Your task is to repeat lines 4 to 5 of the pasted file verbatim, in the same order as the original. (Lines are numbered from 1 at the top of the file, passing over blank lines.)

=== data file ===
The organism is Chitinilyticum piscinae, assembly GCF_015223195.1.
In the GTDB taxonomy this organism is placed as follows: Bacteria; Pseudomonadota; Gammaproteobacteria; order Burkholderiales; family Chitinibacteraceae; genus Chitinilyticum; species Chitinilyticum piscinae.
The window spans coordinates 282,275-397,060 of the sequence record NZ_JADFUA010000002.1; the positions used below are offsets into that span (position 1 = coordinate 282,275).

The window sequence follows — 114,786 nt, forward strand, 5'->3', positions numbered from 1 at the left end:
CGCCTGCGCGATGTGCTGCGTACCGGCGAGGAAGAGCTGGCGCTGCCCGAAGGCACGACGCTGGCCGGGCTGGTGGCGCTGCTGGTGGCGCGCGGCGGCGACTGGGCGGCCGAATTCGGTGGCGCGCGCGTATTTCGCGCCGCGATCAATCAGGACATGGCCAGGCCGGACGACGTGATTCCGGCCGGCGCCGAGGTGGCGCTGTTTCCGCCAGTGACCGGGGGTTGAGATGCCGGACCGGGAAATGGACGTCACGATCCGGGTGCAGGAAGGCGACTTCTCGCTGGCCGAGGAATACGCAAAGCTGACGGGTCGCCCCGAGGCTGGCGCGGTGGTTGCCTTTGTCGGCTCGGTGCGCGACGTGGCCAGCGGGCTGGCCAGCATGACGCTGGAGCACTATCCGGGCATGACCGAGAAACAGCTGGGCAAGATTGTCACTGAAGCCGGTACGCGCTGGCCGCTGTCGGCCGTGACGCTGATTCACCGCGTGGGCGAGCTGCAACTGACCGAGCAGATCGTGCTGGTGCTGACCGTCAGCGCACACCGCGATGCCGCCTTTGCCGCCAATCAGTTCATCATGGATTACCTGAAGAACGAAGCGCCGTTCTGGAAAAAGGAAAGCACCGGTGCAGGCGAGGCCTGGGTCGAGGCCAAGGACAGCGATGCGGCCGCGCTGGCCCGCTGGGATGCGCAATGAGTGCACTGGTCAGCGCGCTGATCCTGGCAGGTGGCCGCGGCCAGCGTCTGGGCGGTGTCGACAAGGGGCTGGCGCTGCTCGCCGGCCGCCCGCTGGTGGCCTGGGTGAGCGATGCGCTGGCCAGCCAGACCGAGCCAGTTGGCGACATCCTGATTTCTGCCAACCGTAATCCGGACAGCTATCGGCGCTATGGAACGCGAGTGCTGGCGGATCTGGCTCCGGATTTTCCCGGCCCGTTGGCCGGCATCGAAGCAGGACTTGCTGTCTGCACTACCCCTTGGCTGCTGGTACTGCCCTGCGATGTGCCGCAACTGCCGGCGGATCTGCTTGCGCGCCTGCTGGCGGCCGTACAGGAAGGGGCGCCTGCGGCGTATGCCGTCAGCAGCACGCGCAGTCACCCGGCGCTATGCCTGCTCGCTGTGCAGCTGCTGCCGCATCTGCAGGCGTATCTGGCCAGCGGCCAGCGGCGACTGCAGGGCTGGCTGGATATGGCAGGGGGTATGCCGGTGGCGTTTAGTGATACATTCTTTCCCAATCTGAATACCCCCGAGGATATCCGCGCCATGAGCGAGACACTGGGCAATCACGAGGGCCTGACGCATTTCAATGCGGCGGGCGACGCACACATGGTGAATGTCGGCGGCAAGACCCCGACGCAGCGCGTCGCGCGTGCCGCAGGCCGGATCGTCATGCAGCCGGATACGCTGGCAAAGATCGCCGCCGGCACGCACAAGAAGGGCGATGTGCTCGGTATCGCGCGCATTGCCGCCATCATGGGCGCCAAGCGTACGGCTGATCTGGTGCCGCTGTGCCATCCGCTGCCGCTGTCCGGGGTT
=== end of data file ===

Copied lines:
The window sequence follows — 114,786 nt, forward strand, 5'->3', positions numbered from 1 at the left end:
CGCCTGCGCGATGTGCTGCGTACCGGCGAGGAAGAGCTGGCGCTGCCCGAAGGCACGACGCTGGCCGGGCTGGTGGCGCTGCTGGTGGCGCGCGGCGGCGACTGGGCGGCCGAATTCGGTGGCGCGCGCGTATTTCGCGCCGCGATCAATCAGGACATGGCCAGGCCGGACGACGTGATTCCGGCCGGCGCCGAGGTGGCGCTGTTTCCGCCAGTGACCGGGGGTTGAGATGCCGGACCGGGAAATGGACGTCACGATCCGGGTGCAGGAAGGCGACTTCTCGCTGGCCGAGGAATACGCAAAGCTGACGGGTCGCCCCGAGGCTGGCGCGGTGGTTGCCTTTGTCGGCTCGGTGCGCGACGTGGCCAGCGGGCTGGCCAGCATGACGCTGGAGCACTATCCGGGCATGACCGAGAAACAGCTGGGCAAGATTGTCACTGAAGCCGGTACGCGCTGGCCGCTGTCGGCCGTGACGCTGATTCACCGCGTGGGCGAGCTGCAACTGACCGAGCAGATCGTGCTGGTGCTGACCGTCAGCGCACACCGCGATGCCGCCTTTGCCGCCAATCAGTTCATCATGGATTACCTGAAGAACGAAGCGCCGTTCTGGAAAAAGGAAAGCACCGGTGCAGGCGAGGCCTGGGTCGAGGCCAAGGACAGCGATGCGGCCGCGCTGGCCCGCTGGGATGCGCAATGAGTGCACTGGTCAGCGCGCTGATCCTGGCAGGTGGCCGCGGCCAGCGTCTGGGCGGTGTCGACAAGGGGCTGGCGCTGCTCGCCGGCCGCCCGCTGGTGGCCTGGGTGAGCGATGCGCTGGCCAGCCAGACCGAGCCAGTTGGCGACATCCTGATTTCTGCCAACCGTAATCCGGACAGCTATCGGCGCTATGGAACGCGAGTGCTGGCGGATCTGGCTCCGGATTTTCCCGGCCCGTTGGCCGGCATCGAAGCAGGACTTGCTGTCTGCACTACCCCTTGGCTGCTGGTACTGCCCTGCGATGTGCCGCAACTGCCGGCGGATCTGCTTGCGCGCCTGCTGGCGGCCGTACAGGAAGGGGCGCCTGCGGCGTATGCCGTCAGCAGCACGCGCAGTCACCCGGCGCTATGCCTGCTCGCTGTGCAGCTGCTGCCGCATCTGCAGGCGTATCTGGCCAGCGGCCAGCGGCGACTGCAGGGCTGGCTGGATATGGCAGGGGGTATGCCGGTGGCGTTTAGTGATACATTCTTTCCCAATCTGAATACCCCCGAGGATATCCGCGCCATGAGCGAGACACTGGGCAATCACGAGGGCCTGACGCATTTCAATGCGGCGGGCGACGCACACATGGTGAATGTCGGCGGCAAGACCCCGACGCAGCGCGTCGCGCGTGCCGCAGGCCGGATCGTCATGCAGCCGGATACGCTGGCAAAGATCGCCGCCGGCACGCACAAGAAGGGCGATGTGCTCGGTATCGCGCGCATTGCCGCCATCATGGGCGCCAAGCGTACGGCTGATCTGGTGCCGCTGTGCCATCCGCTGCCGCTGTCCGGGGTT